Tax Exempt Status of Religious Institutions

Will Mirewood

In this post-modern era secular and atheist groups need to be more vocal in discussing, debating and being skeptical of the religious assumptions and accommodations that have been entrenched in Canadian society and public policy.

One of the big debates that I don’t see a lot of traction on is the “Tax Exempt Status” of religious institutions. As you well know, Churches across Canada have the ability to become a “non-profit corporation” for anywhere between $40 to $250. This allows organizations to evade property tax, and receive charitable donations that are non-taxable.

It has long been assumed that “The advancement of religion” provides a tangible benefit to the public. While organizations that address other acceptable charitable purposes like “The relief of poverty, advancement of education, etc” must make annual reports on their actions, by assuming “the advancement of religion” serves the public interest, Canadian citizens are essentially forced to subsidize religious activities without any accountability.

Our government assumes that establishing and maintaining buildings for worship and religious use benefits the community and greater public interest, and debates around this assumption have NOT entered into the mainstream political arena. Since our country’s infrastructure is rapidly aging, and often times underfunded, the religious organizations that utilize this infrastructure are being given a free pass on using it.

Whats more, this has been relatively poorly studied in Canada. By looking at the USA, we can see that the charitable status can, and has been abused by religious individuals and that it reduces an estimated $26.2 billion annually from the property tax base. While we don’t know what this number looks like in Canada, we have documented an excess of scandals and abuses perpetuated by religious institutions in our country. This includes child abuse, sex scandals, financial scandals, and widespread misinformation (such as anti-vaccination).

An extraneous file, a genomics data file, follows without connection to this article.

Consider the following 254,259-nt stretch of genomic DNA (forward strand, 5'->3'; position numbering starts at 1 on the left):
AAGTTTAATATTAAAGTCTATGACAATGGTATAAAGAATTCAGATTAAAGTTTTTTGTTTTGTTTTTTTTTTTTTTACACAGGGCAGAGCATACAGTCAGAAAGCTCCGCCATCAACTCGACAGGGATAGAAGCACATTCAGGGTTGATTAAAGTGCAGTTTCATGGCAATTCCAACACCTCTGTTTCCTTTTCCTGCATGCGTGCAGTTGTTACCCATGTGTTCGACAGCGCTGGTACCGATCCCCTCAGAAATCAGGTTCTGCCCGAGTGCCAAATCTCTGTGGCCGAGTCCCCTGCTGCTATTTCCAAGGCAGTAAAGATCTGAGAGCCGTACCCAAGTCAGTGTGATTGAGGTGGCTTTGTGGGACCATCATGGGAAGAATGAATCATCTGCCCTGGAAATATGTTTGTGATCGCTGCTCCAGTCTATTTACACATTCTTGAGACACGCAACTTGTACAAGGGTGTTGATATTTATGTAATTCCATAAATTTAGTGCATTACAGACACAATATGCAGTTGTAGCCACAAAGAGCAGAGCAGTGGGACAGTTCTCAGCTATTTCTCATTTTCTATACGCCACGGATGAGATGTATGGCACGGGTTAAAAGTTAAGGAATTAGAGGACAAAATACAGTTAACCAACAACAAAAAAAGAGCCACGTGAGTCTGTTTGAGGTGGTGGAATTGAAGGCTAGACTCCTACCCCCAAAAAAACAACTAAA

There is one source (1996) that claims that as much as $160 million tax dollars are lost to religious organizations in Canada (they extrapolate this from an assessment for properties in Greater Vancouver – The God Business: Questioning Tax Exemptions) and some communities have actively pressed religious organizations to justify their benefit to the general public (A taxing time for churches and social groups. Should churches and religious organizations continue to receive automatic tax exemptions?), but the vast majority of our society accepts the assumption that churches automatically merit a tax exemption.

We also know that the government requires registered charities to act within the legal framework and not be contrary to public policy (Canada Revenue Agency: Registered charity) and yet, some religious institutions actively work against public policy.

With the costs of our infrastructure and burdens on municipal governments on the ride, this issue should be brought into the mainstream. Groups like yours should send out petitions, encourage debate and facilitate conversations on this subject. If churches cannot afford to be sustainable on their own, why should all Canadians be forced to support them for an assumed public benefit? Should we not hold religious organizations accountable and force them to demonstrate a benefit to the public before subsidizing their activities? We the public should enjoy full accountability for all church operations.

We need groups like yours to network with comparable groups, start petitions (, bring awareness to this issue, put pressure on elected officials and every layer of government.. as well as pointing out the different benefits of taxing these organizations and/or requiring them to demonstrate their contribution to the greater public.

Canadian secular and atheist groups need to plan actions relating to this issue.

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